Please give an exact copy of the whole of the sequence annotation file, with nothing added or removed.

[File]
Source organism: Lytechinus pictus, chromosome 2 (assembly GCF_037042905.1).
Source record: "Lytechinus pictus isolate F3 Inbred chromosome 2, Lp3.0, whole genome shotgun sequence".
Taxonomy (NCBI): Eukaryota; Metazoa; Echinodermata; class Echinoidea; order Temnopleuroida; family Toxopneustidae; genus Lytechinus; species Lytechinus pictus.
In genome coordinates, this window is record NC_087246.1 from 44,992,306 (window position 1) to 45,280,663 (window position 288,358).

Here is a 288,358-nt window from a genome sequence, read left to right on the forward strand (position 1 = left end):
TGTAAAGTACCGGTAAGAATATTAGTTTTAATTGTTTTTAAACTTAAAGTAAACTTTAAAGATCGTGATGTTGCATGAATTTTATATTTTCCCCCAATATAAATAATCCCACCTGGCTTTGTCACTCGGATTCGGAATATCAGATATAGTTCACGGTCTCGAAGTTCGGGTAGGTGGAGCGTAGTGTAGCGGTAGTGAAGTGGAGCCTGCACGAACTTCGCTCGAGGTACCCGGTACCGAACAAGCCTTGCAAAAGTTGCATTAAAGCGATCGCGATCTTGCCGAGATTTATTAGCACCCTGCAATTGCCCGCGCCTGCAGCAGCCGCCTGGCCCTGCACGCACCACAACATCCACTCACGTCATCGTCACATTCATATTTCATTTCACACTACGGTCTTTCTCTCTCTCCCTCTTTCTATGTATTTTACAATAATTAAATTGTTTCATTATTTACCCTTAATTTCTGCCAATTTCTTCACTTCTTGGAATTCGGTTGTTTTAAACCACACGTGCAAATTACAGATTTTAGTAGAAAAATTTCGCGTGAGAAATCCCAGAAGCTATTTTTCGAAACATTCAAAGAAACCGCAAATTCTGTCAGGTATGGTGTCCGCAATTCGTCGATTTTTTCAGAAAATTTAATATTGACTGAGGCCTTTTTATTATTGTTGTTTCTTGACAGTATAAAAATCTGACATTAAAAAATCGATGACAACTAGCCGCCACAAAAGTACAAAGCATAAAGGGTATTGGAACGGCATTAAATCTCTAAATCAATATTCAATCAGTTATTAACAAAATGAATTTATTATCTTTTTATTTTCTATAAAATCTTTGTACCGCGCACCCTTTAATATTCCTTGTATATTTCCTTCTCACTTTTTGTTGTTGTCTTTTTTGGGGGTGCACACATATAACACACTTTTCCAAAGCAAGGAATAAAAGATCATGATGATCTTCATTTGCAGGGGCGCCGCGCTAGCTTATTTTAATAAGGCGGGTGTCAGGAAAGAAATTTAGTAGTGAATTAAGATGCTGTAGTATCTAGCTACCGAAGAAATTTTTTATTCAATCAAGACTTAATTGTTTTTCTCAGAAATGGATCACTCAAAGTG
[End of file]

Source organism: Lytechinus pictus, chromosome 2 (assembly GCF_037042905.1).
Source record: "Lytechinus pictus isolate F3 Inbred chromosome 2, Lp3.0, whole genome shotgun sequence".
Taxonomy (NCBI): Eukaryota; Metazoa; Echinodermata; class Echinoidea; order Temnopleuroida; family Toxopneustidae; genus Lytechinus; species Lytechinus pictus.
In genome coordinates, this window is record NC_087246.1 from 44,992,306 (window position 1) to 45,280,663 (window position 288,358).

Here is a 288,358-nt window from a genome sequence, read left to right on the forward strand (position 1 = left end):
TGTAAAGTACCGGTAAGAATATTAGTTTTAATTGTTTTTAAACTTAAAGTAAACTTTAAAGATCGTGATGTTGCATGAATTTTATATTTTCCCCCAATATAAATAATCCCACCTGGCTTTGTCACTCGGATTCGGAATATCAGATATAGTTCACGGTCTCGAAGTTCGGGTAGGTGGAGCGTAGTGTAGCGGTAGTGAAGTGGAGCCTGCACGAACTTCGCTCGAGGTACCCGGTACCGAACAAGCCTTGCAAAAGTTGCATTAAAGCGATCGCGATCTTGCCGAGATTTATTAGCACCCTGCAATTGCCCGCGCCTGCAGCAGCCGCCTGGCCCTGCACGCACCACAACATCCACTCACGTCATCGTCACATTCATATTTCATTTCACACTACGGTCTTTCTCTCTCTCCCTCTTTCTATGTATTTTACAATAATTAAATTGTTTCATTATTTACCCTTAATTTCTGCCAATTTCTTCACTTCTTGGAATTCGGTTGTTTTAAACCACACGTGCAAATTACAGATTTTAGTAGAAAAATTTCGCGTGAGAAATCCCAGAAGCTATTTTTCGAAACATTCAAAGAAACCGCAAATTCTGTCAGGTATGGTGTCCGCAATTCGTCGATTTTTTCAGAAAATTTAATATTGACTGAGGCCTTTTTATTATTGTTGTTTCTTGACAGTATAAAAATCTGACATTAAAAAATCGATGACAACTAGCCGCCACAAAAGTACAAAGCATAAAGGGTATTGGAACGGCATTAAATCTCTAAATCAATATTCAATCAGTTATTAACAAAATGAATTTATTATCTTTTTATTTTCTATAAAATCTTTGTACCGCGCACCCTTTAATATTCCTTGTATATTTCCTTCTCACTTTTTGTTGTTGTCTTTTTTGGGGGTGCACACATATAACACACTTTTCCAAAGCAAGGAATAAAAGATCATGATGATCTTCATTTGCAGGGGCGCCGCGCTAGCTTATTTTAATAAGGCGGGTGTCAGGAAAGAAATTTAGTAGTGAATTAAGATGCTGTAGTATCTAGCTACCGAAGAAATTTTTTATTCAATCAAGACTTAATTGTTTTTCTCAGAAATGGATCACTCAAAGTG